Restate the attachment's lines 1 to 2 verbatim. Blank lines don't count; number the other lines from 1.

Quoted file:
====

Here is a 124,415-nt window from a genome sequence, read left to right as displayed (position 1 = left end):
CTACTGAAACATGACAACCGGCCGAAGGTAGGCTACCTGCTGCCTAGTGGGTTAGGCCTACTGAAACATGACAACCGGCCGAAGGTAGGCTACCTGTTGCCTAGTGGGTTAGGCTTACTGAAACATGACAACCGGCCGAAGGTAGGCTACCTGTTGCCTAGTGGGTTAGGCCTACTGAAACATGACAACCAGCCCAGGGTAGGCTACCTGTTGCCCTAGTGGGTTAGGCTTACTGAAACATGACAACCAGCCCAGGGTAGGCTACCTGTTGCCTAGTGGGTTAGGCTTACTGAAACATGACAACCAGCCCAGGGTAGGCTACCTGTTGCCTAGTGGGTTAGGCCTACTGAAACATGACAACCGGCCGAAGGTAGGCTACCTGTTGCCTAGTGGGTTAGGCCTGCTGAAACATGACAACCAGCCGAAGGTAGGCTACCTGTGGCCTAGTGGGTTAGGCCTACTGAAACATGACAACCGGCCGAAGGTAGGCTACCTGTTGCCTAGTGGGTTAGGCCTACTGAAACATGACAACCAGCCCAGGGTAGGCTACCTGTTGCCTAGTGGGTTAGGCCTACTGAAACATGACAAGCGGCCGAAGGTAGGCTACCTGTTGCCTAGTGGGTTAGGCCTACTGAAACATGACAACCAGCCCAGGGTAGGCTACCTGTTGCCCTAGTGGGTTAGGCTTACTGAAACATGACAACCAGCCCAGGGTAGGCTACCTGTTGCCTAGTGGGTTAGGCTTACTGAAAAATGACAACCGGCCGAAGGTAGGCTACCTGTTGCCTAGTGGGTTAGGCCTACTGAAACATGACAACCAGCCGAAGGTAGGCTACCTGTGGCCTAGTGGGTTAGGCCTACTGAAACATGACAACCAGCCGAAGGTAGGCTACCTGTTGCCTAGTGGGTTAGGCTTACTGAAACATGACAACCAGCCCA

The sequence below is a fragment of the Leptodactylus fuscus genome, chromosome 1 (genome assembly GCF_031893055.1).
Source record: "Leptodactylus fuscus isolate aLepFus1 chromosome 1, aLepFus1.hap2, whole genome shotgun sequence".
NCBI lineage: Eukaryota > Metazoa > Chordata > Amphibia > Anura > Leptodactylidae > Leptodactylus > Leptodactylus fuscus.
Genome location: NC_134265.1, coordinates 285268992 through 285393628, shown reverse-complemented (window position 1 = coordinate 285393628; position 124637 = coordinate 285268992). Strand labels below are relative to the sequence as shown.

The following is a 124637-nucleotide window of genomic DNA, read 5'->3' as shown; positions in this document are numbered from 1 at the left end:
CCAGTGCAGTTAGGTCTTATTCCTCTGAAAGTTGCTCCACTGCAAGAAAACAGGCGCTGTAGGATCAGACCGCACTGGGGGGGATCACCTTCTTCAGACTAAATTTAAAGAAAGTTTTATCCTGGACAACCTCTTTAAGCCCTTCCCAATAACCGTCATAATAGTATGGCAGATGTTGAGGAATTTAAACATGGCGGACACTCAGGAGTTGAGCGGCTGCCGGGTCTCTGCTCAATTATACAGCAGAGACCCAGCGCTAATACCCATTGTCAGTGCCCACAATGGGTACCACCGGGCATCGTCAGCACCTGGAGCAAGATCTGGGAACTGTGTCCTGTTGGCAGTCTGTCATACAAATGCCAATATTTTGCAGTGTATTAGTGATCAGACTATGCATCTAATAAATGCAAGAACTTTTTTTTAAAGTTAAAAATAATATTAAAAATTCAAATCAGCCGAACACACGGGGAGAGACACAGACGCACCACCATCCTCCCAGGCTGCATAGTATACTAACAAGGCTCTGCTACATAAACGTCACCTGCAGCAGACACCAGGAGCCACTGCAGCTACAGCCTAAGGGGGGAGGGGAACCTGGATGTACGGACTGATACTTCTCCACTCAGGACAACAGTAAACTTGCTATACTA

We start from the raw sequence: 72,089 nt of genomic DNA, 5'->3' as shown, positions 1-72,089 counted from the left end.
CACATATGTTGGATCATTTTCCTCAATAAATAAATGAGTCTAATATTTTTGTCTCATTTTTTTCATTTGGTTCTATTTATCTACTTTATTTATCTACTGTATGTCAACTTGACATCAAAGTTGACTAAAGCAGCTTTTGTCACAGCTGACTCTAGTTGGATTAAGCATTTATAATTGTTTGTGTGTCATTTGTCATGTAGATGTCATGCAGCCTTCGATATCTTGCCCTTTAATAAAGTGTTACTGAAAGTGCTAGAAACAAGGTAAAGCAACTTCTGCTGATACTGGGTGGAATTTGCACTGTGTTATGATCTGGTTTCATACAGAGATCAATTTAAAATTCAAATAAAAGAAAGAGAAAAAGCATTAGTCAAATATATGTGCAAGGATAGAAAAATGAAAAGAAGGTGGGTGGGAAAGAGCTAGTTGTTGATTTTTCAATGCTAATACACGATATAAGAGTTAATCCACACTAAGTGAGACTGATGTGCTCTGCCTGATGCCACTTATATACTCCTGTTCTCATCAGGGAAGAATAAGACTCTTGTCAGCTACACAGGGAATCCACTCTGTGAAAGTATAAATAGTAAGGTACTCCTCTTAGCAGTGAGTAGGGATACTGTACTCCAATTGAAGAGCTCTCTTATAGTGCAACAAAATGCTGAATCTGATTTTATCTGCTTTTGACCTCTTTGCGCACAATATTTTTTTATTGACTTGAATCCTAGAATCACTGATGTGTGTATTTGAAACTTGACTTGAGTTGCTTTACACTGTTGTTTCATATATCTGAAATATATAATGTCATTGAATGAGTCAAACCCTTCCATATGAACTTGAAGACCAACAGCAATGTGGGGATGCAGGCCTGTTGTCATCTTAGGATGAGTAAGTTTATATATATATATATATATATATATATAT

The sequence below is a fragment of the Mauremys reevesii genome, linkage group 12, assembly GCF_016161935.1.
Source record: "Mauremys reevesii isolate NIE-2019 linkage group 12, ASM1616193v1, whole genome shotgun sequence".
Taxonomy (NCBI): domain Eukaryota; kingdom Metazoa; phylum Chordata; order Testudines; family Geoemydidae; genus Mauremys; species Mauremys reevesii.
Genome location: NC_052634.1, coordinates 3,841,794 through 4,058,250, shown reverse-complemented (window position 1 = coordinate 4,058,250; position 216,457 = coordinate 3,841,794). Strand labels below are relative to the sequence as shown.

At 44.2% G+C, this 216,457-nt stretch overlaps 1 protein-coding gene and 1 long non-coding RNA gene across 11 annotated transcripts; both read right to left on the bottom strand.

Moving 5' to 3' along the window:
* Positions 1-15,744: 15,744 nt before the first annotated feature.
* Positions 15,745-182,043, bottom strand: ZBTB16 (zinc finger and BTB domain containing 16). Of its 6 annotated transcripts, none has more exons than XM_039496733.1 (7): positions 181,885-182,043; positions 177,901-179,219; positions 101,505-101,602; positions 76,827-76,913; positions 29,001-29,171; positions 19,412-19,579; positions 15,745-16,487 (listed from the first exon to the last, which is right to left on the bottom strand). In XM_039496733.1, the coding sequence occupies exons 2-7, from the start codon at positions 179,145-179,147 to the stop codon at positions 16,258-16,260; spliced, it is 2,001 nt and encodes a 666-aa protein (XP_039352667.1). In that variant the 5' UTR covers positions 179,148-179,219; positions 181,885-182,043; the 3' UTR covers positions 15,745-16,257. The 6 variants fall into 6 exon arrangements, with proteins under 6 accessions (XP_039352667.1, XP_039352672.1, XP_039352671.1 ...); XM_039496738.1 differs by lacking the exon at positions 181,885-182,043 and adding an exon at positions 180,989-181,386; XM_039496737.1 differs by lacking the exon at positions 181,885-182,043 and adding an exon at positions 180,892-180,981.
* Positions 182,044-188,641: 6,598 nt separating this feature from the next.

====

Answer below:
Here is a 124,415-nt window from a genome sequence, read left to right as displayed (position 1 = left end):
CTACTGAAACATGACAACCGGCCGAAGGTAGGCTACCTGCTGCCTAGTGGGTTAGGCCTACTGAAACATGACAACCGGCCGAAGGTAGGCTACCTGTTGCCTAGTGGGTTAGGCTTACTGAAACATGACAACCGGCCGAAGGTAGGCTACCTGTTGCCTAGTGGGTTAGGCCTACTGAAACATGACAACCAGCCCAGGGTAGGCTACCTGTTGCCCTAGTGGGTTAGGCTTACTGAAACATGACAACCAGCCCAGGGTAGGCTACCTGTTGCCTAGTGGGTTAGGCTTACTGAAACATGACAACCAGCCCAGGGTAGGCTACCTGTTGCCTAGTGGGTTAGGCCTACTGAAACATGACAACCGGCCGAAGGTAGGCTACCTGTTGCCTAGTGGGTTAGGCCTGCTGAAACATGACAACCAGCCGAAGGTAGGCTACCTGTGGCCTAGTGGGTTAGGCCTACTGAAACATGACAACCGGCCGAAGGTAGGCTACCTGTTGCCTAGTGGGTTAGGCCTACTGAAACATGACAACCAGCCCAGGGTAGGCTACCTGTTGCCTAGTGGGTTAGGCCTACTGAAACATGACAAGCGGCCGAAGGTAGGCTACCTGTTGCCTAGTGGGTTAGGCCTACTGAAACATGACAACCAGCCCAGGGTAGGCTACCTGTTGCCCTAGTGGGTTAGGCTTACTGAAACATGACAACCAGCCCAGGGTAGGCTACCTGTTGCCTAGTGGGTTAGGCTTACTGAAAAATGACAACCGGCCGAAGGTAGGCTACCTGTTGCCTAGTGGGTTAGGCCTACTGAAACATGACAACCAGCCGAAGGTAGGCTACCTGTGGCCTAGTGGGTTAGGCCTACTGAAACATGACAACCAGCCGAAGGTAGGCTACCTGTTGCCTAGTGGGTTAGGCTTACTGAAACATGACAACCAGCCCA